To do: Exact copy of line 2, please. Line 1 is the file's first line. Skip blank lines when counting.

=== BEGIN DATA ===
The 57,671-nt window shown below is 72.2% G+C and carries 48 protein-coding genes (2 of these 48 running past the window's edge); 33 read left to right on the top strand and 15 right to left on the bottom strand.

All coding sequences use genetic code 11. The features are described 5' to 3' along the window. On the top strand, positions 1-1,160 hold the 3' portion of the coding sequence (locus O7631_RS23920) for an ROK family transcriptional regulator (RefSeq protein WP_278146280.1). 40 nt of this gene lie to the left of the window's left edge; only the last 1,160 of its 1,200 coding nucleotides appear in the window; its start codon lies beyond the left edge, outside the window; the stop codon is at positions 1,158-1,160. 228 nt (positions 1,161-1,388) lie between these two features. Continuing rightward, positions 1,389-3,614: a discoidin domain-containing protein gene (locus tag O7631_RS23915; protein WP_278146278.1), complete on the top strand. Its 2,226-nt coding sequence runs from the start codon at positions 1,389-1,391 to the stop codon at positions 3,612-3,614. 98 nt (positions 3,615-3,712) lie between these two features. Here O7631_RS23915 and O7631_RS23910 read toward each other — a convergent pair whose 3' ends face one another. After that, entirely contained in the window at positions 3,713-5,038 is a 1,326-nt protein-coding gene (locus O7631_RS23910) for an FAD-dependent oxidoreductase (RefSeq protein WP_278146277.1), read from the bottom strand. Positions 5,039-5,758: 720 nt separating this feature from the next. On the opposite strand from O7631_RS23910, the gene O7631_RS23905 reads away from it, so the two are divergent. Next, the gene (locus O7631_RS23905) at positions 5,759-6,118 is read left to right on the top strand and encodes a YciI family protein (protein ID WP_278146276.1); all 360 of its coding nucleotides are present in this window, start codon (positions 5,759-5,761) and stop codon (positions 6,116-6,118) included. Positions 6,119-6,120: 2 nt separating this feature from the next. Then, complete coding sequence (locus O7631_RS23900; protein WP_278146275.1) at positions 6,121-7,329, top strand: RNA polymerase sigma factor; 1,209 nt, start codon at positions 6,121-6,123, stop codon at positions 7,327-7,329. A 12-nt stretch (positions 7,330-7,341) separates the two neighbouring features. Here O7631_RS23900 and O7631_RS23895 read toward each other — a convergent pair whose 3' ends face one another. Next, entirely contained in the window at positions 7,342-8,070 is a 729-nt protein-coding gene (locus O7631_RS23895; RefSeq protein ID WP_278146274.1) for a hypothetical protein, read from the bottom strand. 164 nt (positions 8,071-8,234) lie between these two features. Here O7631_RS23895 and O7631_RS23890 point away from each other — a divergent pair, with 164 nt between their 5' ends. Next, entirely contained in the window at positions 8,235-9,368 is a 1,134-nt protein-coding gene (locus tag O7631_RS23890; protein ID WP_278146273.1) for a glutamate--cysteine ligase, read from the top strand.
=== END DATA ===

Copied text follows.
All coding sequences use genetic code 11. The features are described 5' to 3' along the window. On the top strand, positions 1-1,160 hold the 3' portion of the coding sequence (locus O7631_RS23920) for an ROK family transcriptional regulator (RefSeq protein WP_278146280.1). 40 nt of this gene lie to the left of the window's left edge; only the last 1,160 of its 1,200 coding nucleotides appear in the window; its start codon lies beyond the left edge, outside the window; the stop codon is at positions 1,158-1,160. 228 nt (positions 1,161-1,388) lie between these two features. Continuing rightward, positions 1,389-3,614: a discoidin domain-containing protein gene (locus tag O7631_RS23915; protein WP_278146278.1), complete on the top strand. Its 2,226-nt coding sequence runs from the start codon at positions 1,389-1,391 to the stop codon at positions 3,612-3,614. 98 nt (positions 3,615-3,712) lie between these two features. Here O7631_RS23915 and O7631_RS23910 read toward each other — a convergent pair whose 3' ends face one another. After that, entirely contained in the window at positions 3,713-5,038 is a 1,326-nt protein-coding gene (locus O7631_RS23910) for an FAD-dependent oxidoreductase (RefSeq protein WP_278146277.1), read from the bottom strand. Positions 5,039-5,758: 720 nt separating this feature from the next. On the opposite strand from O7631_RS23910, the gene O7631_RS23905 reads away from it, so the two are divergent. Next, the gene (locus O7631_RS23905) at positions 5,759-6,118 is read left to right on the top strand and encodes a YciI family protein (protein ID WP_278146276.1); all 360 of its coding nucleotides are present in this window, start codon (positions 5,759-5,761) and stop codon (positions 6,116-6,118) included. Positions 6,119-6,120: 2 nt separating this feature from the next. Then, complete coding sequence (locus O7631_RS23900; protein WP_278146275.1) at positions 6,121-7,329, top strand: RNA polymerase sigma factor; 1,209 nt, start codon at positions 6,121-6,123, stop codon at positions 7,327-7,329. A 12-nt stretch (positions 7,330-7,341) separates the two neighbouring features. Here O7631_RS23900 and O7631_RS23895 read toward each other — a convergent pair whose 3' ends face one another. Next, entirely contained in the window at positions 7,342-8,070 is a 729-nt protein-coding gene (locus O7631_RS23895; RefSeq protein ID WP_278146274.1) for a hypothetical protein, read from the bottom strand. 164 nt (positions 8,071-8,234) lie between these two features. Here O7631_RS23895 and O7631_RS23890 point away from each other — a divergent pair, with 164 nt between their 5' ends. Next, entirely contained in the window at positions 8,235-9,368 is a 1,134-nt protein-coding gene (locus tag O7631_RS23890; protein ID WP_278146273.1) for a glutamate--cysteine ligase, read from the top strand.